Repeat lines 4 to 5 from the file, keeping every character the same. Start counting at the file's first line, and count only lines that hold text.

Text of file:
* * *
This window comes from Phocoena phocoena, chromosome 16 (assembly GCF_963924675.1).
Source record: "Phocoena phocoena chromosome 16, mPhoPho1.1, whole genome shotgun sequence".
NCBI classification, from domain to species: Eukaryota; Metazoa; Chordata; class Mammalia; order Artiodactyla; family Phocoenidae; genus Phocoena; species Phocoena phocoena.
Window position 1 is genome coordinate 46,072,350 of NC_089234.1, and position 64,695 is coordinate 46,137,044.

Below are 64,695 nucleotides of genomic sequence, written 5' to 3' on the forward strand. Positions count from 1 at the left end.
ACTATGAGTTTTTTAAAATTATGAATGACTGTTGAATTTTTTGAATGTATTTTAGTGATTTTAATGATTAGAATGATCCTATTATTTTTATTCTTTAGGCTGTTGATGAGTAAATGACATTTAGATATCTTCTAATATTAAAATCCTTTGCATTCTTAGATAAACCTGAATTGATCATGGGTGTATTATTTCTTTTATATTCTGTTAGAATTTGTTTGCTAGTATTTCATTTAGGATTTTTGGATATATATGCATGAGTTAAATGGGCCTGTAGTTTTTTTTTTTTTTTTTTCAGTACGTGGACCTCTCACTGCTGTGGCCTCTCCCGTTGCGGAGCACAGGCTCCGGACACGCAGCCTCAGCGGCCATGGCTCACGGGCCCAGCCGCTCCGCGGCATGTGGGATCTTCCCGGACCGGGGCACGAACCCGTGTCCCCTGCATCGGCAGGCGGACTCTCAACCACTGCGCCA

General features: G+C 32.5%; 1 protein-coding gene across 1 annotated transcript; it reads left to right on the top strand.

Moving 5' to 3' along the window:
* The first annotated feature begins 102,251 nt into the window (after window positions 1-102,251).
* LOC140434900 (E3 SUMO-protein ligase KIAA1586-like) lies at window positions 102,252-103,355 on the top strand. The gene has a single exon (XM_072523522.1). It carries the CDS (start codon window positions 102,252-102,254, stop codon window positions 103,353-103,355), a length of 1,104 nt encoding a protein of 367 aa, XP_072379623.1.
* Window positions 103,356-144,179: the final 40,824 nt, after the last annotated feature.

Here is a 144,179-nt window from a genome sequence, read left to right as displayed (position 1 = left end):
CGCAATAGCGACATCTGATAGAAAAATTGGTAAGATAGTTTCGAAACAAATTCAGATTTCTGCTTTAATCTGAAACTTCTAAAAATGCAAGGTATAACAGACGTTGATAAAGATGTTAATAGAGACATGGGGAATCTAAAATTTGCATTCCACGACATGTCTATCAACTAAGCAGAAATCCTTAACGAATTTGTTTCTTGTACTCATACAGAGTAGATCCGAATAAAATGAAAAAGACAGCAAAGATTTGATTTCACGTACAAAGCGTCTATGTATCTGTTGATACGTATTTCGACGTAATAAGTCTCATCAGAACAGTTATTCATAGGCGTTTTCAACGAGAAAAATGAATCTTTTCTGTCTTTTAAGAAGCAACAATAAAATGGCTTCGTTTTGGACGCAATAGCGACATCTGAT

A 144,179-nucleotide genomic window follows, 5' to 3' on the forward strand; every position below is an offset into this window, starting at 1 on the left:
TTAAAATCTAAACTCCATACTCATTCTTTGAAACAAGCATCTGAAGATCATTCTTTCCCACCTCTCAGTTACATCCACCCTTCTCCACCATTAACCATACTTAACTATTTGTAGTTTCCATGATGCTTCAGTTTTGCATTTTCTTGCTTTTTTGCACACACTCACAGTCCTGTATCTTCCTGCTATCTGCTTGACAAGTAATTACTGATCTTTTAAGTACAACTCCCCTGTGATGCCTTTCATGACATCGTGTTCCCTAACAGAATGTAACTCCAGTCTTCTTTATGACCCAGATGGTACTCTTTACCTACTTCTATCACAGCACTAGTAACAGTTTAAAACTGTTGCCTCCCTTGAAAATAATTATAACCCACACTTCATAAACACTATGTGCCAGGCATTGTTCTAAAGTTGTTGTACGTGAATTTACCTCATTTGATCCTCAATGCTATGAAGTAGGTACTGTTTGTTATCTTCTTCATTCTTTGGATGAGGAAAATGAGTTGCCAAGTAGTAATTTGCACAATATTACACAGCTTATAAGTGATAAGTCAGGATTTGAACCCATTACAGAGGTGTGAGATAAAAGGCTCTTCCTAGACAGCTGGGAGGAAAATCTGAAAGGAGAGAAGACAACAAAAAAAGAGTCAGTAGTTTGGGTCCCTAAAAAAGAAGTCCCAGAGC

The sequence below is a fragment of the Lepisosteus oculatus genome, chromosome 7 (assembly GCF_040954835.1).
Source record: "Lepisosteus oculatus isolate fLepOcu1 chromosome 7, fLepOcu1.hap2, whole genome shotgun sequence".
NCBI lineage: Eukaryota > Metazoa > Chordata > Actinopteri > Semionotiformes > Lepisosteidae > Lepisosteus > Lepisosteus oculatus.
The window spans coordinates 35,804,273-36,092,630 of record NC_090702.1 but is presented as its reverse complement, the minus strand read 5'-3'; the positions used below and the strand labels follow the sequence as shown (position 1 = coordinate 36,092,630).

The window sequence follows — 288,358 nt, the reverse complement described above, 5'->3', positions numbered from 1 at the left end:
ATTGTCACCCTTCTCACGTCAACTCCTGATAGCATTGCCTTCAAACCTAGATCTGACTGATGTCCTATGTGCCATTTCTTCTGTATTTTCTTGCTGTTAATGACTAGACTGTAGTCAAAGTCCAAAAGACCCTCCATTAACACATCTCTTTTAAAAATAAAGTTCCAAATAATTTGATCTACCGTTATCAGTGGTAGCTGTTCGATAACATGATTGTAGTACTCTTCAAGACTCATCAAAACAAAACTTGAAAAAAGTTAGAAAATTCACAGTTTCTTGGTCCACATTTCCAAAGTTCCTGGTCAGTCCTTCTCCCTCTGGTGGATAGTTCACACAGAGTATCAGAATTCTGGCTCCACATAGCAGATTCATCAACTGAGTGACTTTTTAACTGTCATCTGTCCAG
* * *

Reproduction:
Window position 1 is genome coordinate 46,072,350 of NC_089234.1, and position 64,695 is coordinate 46,137,044.

Below are 64,695 nucleotides of genomic sequence, written 5' to 3' on the forward strand. Positions count from 1 at the left end.